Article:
Harrington staying put in Ireland and working on his putting

‘You’re not to travel ... and going out there for my golf is far from necessary’

Pádraig Harrington in action during last summer’s British Open at Royal Portrush. Photograph: Oisín Keniry/Inpho

Pádraig Harrington in action during last summer’s British Open at Royal Portrush. Photograph: Oisín Keniry/Inpho

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It looks like Pádraig Harrington will continue changing the habit of a lifetime, in working on a new putting routine in the comfort of his own back garden. For, while the PGA Tour is set to resume next month with the Charles Schwab Challenge at The Colonial Country Club in Texas, the little matter of only essential foreign travel being currently permitted out of Ireland means the Dubliner won’t be flying any time soon.

“We’re still not allowed travel from Ireland. First and foremost, there is no unnecessary travel, that’s there and ever present. At the moment, you’re not to travel for no reason and going out there for my golf is far from necessary, so I assume I am not to travel. Obviously, that’s going to change [at some point] but for now unnecessary travel isn’t meant to be undertaken,” said Harrington.

Even if he could go, there’d be the matter of thinking twice about going given that the PGA Tour’s comprehensive advice ahead of rebooting the season – with a run of four behind-closed-doors tournaments, starting in Texas – will also entail serving a 14-day quarantine for anyone travelling into the United States from abroad.

For Harrington, that option – when placed against the quality time he’s enjoying with family at home – isn’t too appealing. “Is that two weeks sitting in a hotel room for two weeks compared to sitting in my house? I don’t think I would go through that . . . having to travel and isolate on your own in a room for two weeks is something you’d never do by choice. At this stage, unnecessary travel is not allowed, and in many ways you’d rather things like that,” said Harrington of the decision-making effectively being taken out of his own hands.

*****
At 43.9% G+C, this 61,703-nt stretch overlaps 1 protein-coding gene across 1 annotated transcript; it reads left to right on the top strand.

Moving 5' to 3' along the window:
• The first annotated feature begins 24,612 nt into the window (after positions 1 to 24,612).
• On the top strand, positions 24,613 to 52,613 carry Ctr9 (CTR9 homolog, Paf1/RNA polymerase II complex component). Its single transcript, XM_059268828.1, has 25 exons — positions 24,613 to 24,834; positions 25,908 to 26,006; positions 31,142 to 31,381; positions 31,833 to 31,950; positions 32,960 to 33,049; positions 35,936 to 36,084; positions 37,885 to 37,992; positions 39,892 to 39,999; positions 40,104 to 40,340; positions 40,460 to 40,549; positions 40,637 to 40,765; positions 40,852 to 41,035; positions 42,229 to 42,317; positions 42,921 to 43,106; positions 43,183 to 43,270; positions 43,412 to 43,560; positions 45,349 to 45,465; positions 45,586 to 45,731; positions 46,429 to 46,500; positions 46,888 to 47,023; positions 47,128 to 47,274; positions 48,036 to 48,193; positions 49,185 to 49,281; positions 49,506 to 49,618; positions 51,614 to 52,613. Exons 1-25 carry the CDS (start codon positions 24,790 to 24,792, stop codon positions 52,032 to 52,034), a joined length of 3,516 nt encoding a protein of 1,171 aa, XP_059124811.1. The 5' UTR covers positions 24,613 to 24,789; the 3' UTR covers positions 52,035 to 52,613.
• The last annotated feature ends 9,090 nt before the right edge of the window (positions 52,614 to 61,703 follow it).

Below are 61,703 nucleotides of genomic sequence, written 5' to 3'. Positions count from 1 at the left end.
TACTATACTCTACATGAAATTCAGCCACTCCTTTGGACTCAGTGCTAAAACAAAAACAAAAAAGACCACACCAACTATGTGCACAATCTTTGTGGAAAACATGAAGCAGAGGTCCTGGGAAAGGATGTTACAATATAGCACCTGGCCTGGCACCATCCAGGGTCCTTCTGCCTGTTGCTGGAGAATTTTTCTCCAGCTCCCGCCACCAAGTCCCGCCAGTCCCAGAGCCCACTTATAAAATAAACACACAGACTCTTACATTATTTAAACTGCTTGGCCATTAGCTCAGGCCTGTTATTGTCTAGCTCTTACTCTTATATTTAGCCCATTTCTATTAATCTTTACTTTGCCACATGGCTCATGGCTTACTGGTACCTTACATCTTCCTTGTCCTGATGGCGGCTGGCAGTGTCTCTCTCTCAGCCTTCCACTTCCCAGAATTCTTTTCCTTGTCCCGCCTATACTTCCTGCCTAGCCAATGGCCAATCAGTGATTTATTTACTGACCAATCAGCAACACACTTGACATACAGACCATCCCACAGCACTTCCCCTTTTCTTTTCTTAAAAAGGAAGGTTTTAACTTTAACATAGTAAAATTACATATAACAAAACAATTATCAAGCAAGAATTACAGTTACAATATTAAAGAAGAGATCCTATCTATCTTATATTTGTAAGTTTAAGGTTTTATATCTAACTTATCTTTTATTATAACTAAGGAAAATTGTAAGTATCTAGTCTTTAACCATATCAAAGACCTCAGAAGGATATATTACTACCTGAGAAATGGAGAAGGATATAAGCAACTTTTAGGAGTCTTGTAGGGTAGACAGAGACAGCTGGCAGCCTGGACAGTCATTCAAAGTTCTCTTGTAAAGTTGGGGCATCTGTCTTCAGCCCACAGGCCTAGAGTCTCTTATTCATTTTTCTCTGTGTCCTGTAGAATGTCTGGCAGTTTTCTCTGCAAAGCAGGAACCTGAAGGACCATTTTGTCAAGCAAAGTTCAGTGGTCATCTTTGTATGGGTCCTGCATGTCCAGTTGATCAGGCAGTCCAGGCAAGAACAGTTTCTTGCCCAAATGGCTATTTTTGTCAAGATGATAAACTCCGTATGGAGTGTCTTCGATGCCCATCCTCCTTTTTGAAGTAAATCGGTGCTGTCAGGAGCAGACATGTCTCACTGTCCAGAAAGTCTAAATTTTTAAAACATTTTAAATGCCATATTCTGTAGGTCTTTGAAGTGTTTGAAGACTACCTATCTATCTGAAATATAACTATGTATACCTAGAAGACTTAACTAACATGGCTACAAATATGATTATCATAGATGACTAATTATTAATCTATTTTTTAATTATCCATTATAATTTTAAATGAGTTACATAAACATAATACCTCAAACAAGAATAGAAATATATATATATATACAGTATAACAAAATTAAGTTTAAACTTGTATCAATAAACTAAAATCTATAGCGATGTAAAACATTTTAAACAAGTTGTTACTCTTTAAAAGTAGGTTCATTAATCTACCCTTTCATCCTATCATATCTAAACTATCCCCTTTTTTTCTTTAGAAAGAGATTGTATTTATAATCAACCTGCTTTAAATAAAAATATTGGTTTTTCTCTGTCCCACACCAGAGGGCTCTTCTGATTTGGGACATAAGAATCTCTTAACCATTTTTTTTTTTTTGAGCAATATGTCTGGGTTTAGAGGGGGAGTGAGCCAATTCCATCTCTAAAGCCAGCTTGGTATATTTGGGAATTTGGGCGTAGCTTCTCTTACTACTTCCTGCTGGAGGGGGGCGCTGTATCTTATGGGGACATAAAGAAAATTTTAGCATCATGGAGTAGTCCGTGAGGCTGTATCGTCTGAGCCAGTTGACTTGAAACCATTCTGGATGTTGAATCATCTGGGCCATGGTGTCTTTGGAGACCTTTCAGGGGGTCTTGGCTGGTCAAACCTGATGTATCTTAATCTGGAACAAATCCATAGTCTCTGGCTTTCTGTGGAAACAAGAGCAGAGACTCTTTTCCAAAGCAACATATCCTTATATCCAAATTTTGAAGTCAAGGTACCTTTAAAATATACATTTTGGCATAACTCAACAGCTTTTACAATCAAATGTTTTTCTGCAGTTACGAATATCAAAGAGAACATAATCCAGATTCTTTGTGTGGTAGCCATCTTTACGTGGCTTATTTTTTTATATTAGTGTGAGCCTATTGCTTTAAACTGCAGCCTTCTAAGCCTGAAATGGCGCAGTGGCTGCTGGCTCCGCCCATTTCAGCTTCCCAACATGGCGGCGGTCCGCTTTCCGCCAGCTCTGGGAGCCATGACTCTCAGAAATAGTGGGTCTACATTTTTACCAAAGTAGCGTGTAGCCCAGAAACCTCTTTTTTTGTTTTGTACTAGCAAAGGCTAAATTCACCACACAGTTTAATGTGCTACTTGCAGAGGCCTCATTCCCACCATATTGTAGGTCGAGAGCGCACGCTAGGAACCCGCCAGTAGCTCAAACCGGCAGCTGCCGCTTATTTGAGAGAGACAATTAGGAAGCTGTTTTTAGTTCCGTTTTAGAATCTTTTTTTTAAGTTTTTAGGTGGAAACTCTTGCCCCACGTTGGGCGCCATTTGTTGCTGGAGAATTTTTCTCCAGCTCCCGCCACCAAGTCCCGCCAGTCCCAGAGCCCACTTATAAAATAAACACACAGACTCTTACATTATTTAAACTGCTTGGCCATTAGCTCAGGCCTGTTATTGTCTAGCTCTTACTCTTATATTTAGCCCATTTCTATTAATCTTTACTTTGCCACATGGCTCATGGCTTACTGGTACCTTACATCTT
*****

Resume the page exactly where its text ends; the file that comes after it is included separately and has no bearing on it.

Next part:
While Ireland’s other PGA Tour card carrying players are all currently based in the USA – with Rory McIlroy and Graeme McDowell living in Florida, Séamus Power resident stateside since attending university in Tennessee and Shane Lowry renting a house – Harrington, at home in the foothills of the Dublin mountains, has been spending his time making extremely good coaching videos and also continuing to work on a new putting routine.

In describing how there is a groundhog sort of feeling to one day after another, Harrington – with his European Ryder Cup captain’s hat also on – would like to get out on tour whenever that is possible as much to see players “show form”.

“I’d need about six weeks to see a player’s form,” he said, with an eye on the Ryder Cup match at Whistling Straits in September which remains on the calendar.

Pádraig Harrington putting on The Dell, the famous blind par-three at Lahinch Golf Club during last summer’s Dubai Duty Free Irish Open. Photograph: Oisín Keniry/Inpho
Pádraig Harrington putting on The Dell, the famous blind par-three at Lahinch Golf Club during last summer’s Dubai Duty Free Irish Open. Photograph: Oisín Keniry/Inpho

As for any return to play in Europe, Harrington points to something revealed by Eddie Pepperell recently. “Yes, I know Eddie talked about the British Masters as the intended start and they’re looking to run a number of smaller events in the UK, four events they’re looking to run in consecutive weeks at resorts, all enclosed.” Time will tell how that roadmap to a European Tour restart goes.

But time at home has been productive too. “On a personal front, I am enjoying my own practice. I have missed [tour life] a lot but I am okay with the break.

“ If [tournaments] were going on, I would want to be involved but, if it’s not going on, even though I realise every year I lose at this end of my career is a tough year to lose in some ways and I would want to be there competing, at the moment I am content working away at things.

“Golfing-wise, I am enjoying what I am doing. I have been trying to change my putting routine which takes a lot of effort and I couldn’t be doing that during competitive play. It’s a routine that has been built over 43 years and I am trying to break it down in a few months.”

A sign of how much practice Harrington has managed is reflected in the wear and tear on his equipment. He has gone through three drivers and two regrips. “I’ve split five golf balls in my bay. I have hit them so many times they actually end up cracking. I’ve hit a lot of golf shots.”

And, then, there have been the stream of coaching videos (60 and counting) which have been a huge hit on the various social media sites. His son, Paddy, does the camera work and Pádraig himself the editing. “At the start, the first couple would take me hours to get the stuff done but I figured out it is as well to do shorter videos. I only have to look back over two or three minutes instead of 10, and you don’t make as many mistakes in two or three minutes as you do in 10.”

Those tips will get an airing of sorts next week when phase one of the restrictions in the Republic are lifted and Harrington – like many club members – will get the chance to return to the fairways and, luckily for him, the three-time Major champion has a number of courses within the 5km travel limit.

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